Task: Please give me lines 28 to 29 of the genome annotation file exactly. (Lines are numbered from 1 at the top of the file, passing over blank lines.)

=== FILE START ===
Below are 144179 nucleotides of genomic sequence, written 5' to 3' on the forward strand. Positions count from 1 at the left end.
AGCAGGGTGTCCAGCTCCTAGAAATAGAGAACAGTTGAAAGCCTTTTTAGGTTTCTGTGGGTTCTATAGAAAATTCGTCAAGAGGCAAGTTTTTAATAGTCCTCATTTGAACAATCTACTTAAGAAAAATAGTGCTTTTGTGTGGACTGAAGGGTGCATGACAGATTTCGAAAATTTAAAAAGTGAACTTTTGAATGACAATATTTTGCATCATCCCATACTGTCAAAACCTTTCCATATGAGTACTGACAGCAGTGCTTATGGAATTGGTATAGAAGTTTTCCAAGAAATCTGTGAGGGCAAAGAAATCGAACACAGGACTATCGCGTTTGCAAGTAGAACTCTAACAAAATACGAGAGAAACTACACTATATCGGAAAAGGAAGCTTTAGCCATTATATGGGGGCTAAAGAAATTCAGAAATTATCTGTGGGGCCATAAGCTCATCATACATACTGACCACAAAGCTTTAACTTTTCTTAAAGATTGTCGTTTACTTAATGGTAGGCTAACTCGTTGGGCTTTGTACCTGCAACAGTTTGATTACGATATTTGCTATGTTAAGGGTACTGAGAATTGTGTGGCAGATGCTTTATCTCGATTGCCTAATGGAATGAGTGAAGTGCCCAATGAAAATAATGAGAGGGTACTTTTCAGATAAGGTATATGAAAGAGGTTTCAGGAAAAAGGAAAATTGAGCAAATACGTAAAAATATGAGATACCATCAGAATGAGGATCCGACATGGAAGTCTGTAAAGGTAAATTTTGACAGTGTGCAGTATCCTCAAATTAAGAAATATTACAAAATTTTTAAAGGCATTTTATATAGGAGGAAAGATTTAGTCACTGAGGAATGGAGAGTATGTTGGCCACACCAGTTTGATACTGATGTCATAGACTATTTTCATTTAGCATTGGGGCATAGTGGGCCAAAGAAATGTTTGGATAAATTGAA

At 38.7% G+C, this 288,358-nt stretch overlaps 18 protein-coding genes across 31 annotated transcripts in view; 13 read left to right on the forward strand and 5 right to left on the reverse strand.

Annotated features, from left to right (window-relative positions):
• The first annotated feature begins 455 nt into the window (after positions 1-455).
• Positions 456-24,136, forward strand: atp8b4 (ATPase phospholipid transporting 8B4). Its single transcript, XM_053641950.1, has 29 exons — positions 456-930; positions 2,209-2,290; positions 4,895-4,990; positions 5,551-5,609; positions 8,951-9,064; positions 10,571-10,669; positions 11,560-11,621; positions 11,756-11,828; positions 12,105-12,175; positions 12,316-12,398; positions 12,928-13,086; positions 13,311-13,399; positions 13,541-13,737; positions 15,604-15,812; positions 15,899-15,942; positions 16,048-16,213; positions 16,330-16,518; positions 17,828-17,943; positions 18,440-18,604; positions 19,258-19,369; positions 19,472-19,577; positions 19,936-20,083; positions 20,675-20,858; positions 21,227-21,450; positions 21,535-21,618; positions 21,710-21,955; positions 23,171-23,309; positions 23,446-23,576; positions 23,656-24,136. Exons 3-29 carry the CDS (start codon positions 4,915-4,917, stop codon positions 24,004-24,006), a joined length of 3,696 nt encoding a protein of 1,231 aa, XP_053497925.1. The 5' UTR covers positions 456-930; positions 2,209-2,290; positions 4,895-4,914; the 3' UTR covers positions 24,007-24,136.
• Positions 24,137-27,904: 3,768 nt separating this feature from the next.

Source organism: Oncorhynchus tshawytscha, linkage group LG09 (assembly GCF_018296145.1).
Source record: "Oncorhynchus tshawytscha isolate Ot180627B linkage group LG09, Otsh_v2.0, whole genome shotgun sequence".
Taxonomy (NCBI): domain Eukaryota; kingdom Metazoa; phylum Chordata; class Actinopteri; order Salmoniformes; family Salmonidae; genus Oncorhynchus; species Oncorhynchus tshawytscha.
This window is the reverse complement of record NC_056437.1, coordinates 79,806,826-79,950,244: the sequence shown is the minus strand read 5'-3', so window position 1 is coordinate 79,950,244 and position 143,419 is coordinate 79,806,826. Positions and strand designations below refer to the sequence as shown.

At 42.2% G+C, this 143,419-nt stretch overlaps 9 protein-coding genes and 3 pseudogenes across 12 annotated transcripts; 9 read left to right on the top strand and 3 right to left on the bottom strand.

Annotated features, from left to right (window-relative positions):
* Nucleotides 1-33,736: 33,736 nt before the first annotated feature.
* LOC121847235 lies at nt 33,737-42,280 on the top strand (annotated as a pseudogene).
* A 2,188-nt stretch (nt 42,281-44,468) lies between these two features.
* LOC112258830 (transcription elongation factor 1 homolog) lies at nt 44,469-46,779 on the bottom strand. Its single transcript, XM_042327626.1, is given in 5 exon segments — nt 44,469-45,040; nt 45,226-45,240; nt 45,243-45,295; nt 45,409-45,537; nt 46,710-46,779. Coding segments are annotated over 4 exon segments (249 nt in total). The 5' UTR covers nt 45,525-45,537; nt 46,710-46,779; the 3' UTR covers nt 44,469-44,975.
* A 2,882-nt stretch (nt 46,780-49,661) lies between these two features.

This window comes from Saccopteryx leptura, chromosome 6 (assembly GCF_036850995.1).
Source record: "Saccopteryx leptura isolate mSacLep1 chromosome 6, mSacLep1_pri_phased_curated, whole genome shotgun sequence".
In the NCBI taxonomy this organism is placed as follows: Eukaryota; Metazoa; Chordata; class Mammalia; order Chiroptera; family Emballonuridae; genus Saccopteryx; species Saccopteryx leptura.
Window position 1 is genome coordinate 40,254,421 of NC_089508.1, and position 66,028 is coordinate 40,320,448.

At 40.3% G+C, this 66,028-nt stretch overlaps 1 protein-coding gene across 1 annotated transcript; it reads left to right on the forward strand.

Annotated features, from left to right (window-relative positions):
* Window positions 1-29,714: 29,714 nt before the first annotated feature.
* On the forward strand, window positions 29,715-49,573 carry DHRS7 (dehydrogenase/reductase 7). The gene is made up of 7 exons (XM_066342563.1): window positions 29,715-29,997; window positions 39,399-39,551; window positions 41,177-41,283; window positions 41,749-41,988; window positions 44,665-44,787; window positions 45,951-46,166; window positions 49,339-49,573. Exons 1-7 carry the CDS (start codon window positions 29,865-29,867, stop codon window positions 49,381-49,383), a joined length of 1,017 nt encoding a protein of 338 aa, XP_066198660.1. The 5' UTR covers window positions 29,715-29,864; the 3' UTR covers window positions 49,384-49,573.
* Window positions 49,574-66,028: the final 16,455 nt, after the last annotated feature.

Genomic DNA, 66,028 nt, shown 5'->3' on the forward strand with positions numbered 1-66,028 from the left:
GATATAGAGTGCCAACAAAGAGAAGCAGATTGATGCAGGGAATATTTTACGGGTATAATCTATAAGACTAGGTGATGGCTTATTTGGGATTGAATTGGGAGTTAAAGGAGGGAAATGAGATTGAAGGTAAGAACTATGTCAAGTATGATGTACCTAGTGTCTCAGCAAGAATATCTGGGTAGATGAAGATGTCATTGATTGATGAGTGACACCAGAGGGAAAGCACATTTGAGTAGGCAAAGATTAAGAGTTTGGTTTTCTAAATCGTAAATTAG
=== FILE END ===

Genomic DNA, 66,028 nt, shown 5'->3' on the forward strand with positions numbered 1-66,028 from the left:
GATATAGAGTGCCAACAAAGAGAAGCAGATTGATGCAGGGAATATTTTACGGGTATAATCTATAAGACTAGGTGATGGCTTATTTGGGATTGAATTGGGAGTTAAAGGAGGGAAATGAGATTGAAGGTAAGAACTATGTCAAGTATGATGTACCTAGTGTCTCAGCAAGAATATCTGGGTAGATGAAGATGTCATTGATTGATGAGTGACACCAGAGGGAAAGCACATTTGAGTAGGCAAAGATTAAGAGTTTGGTTTTCTAAATCGTAAATTAG